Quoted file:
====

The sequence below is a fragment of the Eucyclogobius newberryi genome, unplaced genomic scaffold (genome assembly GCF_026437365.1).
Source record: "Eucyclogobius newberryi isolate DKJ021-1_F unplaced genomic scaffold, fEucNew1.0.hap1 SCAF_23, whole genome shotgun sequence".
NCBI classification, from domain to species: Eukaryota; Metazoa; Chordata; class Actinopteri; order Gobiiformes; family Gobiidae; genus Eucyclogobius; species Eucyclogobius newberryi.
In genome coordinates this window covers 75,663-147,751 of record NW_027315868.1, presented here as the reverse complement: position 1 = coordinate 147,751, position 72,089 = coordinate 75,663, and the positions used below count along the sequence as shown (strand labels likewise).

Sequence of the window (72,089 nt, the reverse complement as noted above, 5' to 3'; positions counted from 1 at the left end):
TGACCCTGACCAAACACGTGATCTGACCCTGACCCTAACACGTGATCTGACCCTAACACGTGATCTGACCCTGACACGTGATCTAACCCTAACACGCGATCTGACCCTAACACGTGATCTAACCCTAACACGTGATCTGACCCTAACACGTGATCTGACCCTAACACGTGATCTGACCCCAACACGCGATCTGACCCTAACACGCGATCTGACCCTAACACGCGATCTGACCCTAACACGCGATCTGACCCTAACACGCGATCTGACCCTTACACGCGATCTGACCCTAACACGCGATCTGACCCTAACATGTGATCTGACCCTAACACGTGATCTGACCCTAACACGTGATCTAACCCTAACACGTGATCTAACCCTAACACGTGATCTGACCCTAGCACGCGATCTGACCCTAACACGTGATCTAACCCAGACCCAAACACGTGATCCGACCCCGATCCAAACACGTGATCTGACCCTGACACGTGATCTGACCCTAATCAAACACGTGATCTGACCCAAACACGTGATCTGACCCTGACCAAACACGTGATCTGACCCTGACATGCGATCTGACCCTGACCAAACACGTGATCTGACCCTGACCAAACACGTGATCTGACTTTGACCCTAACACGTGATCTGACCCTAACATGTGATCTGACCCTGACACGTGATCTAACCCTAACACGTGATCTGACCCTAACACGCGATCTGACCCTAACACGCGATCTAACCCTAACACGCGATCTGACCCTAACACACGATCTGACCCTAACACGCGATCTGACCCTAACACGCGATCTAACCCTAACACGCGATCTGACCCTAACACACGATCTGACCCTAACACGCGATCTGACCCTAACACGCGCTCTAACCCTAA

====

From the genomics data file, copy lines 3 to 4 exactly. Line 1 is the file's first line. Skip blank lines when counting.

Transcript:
NCBI classification, from domain to species: Eukaryota; Metazoa; Chordata; class Actinopteri; order Gobiiformes; family Gobiidae; genus Eucyclogobius; species Eucyclogobius newberryi.
In genome coordinates this window covers 75,663-147,751 of record NW_027315868.1, presented here as the reverse complement: position 1 = coordinate 147,751, position 72,089 = coordinate 75,663, and the positions used below count along the sequence as shown (strand labels likewise).